Our 50 druggiest albums ever as a Spotify playlist
40Twin Infinitives (1990)
If you want RT at their boogie-rawkin’ best… don’t go anywhere near this. Two junkie lovebirds set the controls for the heart of bummed-out, discombobulated riffs and howls barely audible amid the strung-out cacophony.
Weed in music gets a bad rep, and to be fair, it’s mostly deserved.
Rather than making feel-good, lazy, munchies music though, Tricky turned the delicious laziness of pot into a sleazy, dark, narcissistic sound that self-obsessed endlessly over dark, tortured grooves.
An album to lose yourself to for days. Skin up, will you?
38Ritual De Lo Habitual (1990)
Jane’s Addiction are a band of contradictions:
Californian art jocks into Tai Chi, surfing, vegetarian food and massive amounts of heroin.
37Junk Yard (1982)
Nick Cave’s habit was finding full throat as The Birthday Party released, or more accurately, expelled, these dead-eyed, no wave guttural yells.
A year later, they had disbanded – due in part to drug-related exhaustion.
36Wowee Zowee! (1995)
They were on the verge of the alt.rock big time. Until, that is, Stephen Malkmus made this marijuana-inspired mess.
For the next album, he unsurprisingly let their label choose the tracklisting and the singles.
35Easter Everywhere (1967)
Genuine nutter takes genuinely obscene doses of genuine brown acid, and in ‘Slip Inside This House’ – covered by Primal Scream on ‘Screamadelica’ – builds the musical equivalent of a house where the windows are where the doors should be.
A fantastic psychedelic MC Escher staircase to nowhere.
34Master Of Reality (1971)
Ozzy Osbourne was hardly the first musician to sing about his love of getting stoned, but in more censorious times such references were couched in square-foolin’ slang.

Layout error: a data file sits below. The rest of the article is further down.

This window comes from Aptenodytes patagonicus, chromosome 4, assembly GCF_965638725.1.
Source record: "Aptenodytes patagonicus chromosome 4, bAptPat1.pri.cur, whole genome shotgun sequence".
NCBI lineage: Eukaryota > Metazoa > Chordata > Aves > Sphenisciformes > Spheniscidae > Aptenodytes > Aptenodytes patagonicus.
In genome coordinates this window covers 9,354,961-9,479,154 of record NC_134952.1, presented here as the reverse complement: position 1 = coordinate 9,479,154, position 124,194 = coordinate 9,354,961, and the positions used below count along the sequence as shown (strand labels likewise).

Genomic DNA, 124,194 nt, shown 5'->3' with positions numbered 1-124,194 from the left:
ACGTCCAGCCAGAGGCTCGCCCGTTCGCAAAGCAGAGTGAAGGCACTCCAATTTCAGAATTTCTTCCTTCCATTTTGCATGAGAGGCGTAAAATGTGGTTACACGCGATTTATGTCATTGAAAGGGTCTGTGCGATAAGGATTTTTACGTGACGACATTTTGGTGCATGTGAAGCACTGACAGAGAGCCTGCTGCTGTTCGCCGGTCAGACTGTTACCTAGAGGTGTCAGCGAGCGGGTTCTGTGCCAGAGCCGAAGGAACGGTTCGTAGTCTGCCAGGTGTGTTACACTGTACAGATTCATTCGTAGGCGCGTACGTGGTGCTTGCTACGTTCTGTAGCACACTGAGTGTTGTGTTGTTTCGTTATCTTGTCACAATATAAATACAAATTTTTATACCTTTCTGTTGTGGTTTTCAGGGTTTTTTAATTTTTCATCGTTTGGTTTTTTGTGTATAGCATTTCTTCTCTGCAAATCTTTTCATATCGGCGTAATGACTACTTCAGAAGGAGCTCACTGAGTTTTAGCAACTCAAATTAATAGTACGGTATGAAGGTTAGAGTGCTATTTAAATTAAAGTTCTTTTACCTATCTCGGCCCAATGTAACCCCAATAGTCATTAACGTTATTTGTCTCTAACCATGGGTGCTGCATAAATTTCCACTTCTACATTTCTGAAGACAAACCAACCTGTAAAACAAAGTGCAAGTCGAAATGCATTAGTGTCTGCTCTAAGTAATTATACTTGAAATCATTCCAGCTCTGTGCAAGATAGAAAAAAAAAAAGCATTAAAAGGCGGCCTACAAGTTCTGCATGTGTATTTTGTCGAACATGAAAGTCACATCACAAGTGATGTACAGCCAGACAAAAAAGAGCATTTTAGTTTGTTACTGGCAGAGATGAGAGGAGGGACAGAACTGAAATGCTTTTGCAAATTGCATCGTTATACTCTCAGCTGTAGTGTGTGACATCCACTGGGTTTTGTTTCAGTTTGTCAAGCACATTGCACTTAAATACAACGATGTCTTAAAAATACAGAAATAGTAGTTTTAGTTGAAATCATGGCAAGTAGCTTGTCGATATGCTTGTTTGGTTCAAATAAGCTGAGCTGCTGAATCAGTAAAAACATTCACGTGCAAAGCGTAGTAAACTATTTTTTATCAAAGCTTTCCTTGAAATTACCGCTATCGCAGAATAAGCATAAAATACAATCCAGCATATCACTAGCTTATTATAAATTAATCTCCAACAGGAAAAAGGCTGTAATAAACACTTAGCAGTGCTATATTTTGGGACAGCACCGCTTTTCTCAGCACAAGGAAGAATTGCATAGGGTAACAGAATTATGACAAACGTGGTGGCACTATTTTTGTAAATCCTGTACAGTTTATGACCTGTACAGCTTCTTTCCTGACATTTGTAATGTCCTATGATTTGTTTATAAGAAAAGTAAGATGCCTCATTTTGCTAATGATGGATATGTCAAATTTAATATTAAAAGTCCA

‘Sweet Leaf’, the opening track on the third Sabs album, was something of a high-water mark for getting blatant pro-marijuana sentiment into the charts: it starts with Tony Iommi’s coughing fit before launching into one of metal’s all-time iconic riffs.
33On The Beach (1974)
After recording the tequila-soaked ‘Tonight’s The Night’, Young’s next album in his dark ‘Ditch Trilogy’ was inspired by a sautéed concoction of honey and marijuana, called honey slides.
Judging by the catatonic nature of the record, and subject matter including Charles Manson and Nixon, we’d suggest not taking these if you’re looking for a good time.
32Down In Albion (2005)
That sessions for Babyshambles’ debut album resulted in one of the biggest celebrity drug scandals of all time pretty much summed up the record.
Pete Doherty’s then-squeeze Kate Moss was pictured in the red-tops snorting a Belushi-sized line of charlie off the studio coffee table, but that was merely the tip of a particularly coke-sprinkled iceberg.
The band had already been kicked out of Twin Peaks Studio in north Wales before they jacked up in London, where even by Pete’s standards conditions were grotty. Guitarist Pat Walden was at his most skeletally gaunt as heroin ravaged his body, while clean rhythm section Drew McConnell and Adam Ficek tolerated Pete as shady, foil-wielding hanger-onners ducked in and out of the studio almost as frequently as needles ducked in and out of the frontman’s forearm.
The music was suitably ramshackle and unfocused – moments of brilliance such as ‘Albion’ and ‘Fuck Forever’ spiking through a smacky haze that somehow made things like a reggae duet with a nutjob inmate named ‘The General’ that Pete met in jail seem like a good idea. It wasn’t, Pete. It really wasn’t.
31Bufo Alvarius (1995)
Philly’s psychedelic sludgers Bardo Pond named their debut album in honour of a toad with hallucinogenic powers.
Licking toads doesn’t actually work, though, you need to smoke their dried venom. So the Pond combated this by ingesting a shitload of acid and mushrooms, too.